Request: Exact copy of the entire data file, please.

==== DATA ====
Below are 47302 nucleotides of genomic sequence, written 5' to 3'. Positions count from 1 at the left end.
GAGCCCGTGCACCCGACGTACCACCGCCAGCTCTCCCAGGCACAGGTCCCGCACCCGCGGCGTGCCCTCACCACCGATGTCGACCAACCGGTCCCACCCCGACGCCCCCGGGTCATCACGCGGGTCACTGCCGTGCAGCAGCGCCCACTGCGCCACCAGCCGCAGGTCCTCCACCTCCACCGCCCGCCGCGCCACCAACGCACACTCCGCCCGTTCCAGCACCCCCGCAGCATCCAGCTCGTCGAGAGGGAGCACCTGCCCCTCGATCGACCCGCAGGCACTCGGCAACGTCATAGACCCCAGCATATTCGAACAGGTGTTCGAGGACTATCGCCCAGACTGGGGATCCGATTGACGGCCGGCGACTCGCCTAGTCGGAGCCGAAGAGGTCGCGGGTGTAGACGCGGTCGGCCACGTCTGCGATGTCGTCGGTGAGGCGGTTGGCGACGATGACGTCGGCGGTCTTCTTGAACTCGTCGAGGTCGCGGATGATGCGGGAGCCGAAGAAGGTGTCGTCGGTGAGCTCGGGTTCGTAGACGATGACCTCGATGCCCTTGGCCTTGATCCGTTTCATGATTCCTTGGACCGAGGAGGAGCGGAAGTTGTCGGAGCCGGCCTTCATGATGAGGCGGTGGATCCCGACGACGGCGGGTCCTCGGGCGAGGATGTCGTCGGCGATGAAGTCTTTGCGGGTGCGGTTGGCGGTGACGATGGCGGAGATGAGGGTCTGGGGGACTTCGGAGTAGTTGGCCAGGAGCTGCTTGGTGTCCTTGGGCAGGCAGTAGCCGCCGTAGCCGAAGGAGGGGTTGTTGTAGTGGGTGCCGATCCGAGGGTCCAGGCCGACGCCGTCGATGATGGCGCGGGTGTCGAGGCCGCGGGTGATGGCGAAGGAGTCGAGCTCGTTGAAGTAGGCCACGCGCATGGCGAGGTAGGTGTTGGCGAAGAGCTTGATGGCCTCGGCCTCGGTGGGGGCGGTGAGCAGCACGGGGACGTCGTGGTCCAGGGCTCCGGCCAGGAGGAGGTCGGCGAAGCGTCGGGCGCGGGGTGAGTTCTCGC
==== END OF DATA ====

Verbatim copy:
Below are 47302 nucleotides of genomic sequence, written 5' to 3'. Positions count from 1 at the left end.
GAGCCCGTGCACCCGACGTACCACCGCCAGCTCTCCCAGGCACAGGTCCCGCACCCGCGGCGTGCCCTCACCACCGATGTCGACCAACCGGTCCCACCCCGACGCCCCCGGGTCATCACGCGGGTCACTGCCGTGCAGCAGCGCCCACTGCGCCACCAGCCGCAGGTCCTCCACCTCCACCGCCCGCCGCGCCACCAACGCACACTCCGCCCGTTCCAGCACCCCCGCAGCATCCAGCTCGTCGAGAGGGAGCACCTGCCCCTCGATCGACCCGCAGGCACTCGGCAACGTCATAGACCCCAGCATATTCGAACAGGTGTTCGAGGACTATCGCCCAGACTGGGGATCCGATTGACGGCCGGCGACTCGCCTAGTCGGAGCCGAAGAGGTCGCGGGTGTAGACGCGGTCGGCCACGTCTGCGATGTCGTCGGTGAGGCGGTTGGCGACGATGACGTCGGCGGTCTTCTTGAACTCGTCGAGGTCGCGGATGATGCGGGAGCCGAAGAAGGTGTCGTCGGTGAGCTCGGGTTCGTAGACGATGACCTCGATGCCCTTGGCCTTGATCCGTTTCATGATTCCTTGGACCGAGGAGGAGCGGAAGTTGTCGGAGCCGGCCTTCATGATGAGGCGGTGGATCCCGACGACGGCGGGTCCTCGGGCGAGGATGTCGTCGGCGATGAAGTCTTTGCGGGTGCGGTTGGCGGTGACGATGGCGGAGATGAGGGTCTGGGGGACTTCGGAGTAGTTGGCCAGGAGCTGCTTGGTGTCCTTGGGCAGGCAGTAGCCGCCGTAGCCGAAGGAGGGGTTGTTGTAGTGGGTGCCGATCCGAGGGTCCAGGCCGACGCCGTCGATGATGGCGCGGGTGTCGAGGCCGCGGGTGATGGCGAAGGAGTCGAGCTCGTTGAAGTAGGCCACGCGCATGGCGAGGTAGGTGTTGGCGAAGAGCTTGATGGCCTCGGCCTCGGTGGGGGCGGTGAGCAGCACGGGGACGTCGTGGTCCAGGGCTCCGGCCAGGAGGAGGTCGGCGAAGCGTCGGGCGCGGGGTGAGTTCTCGC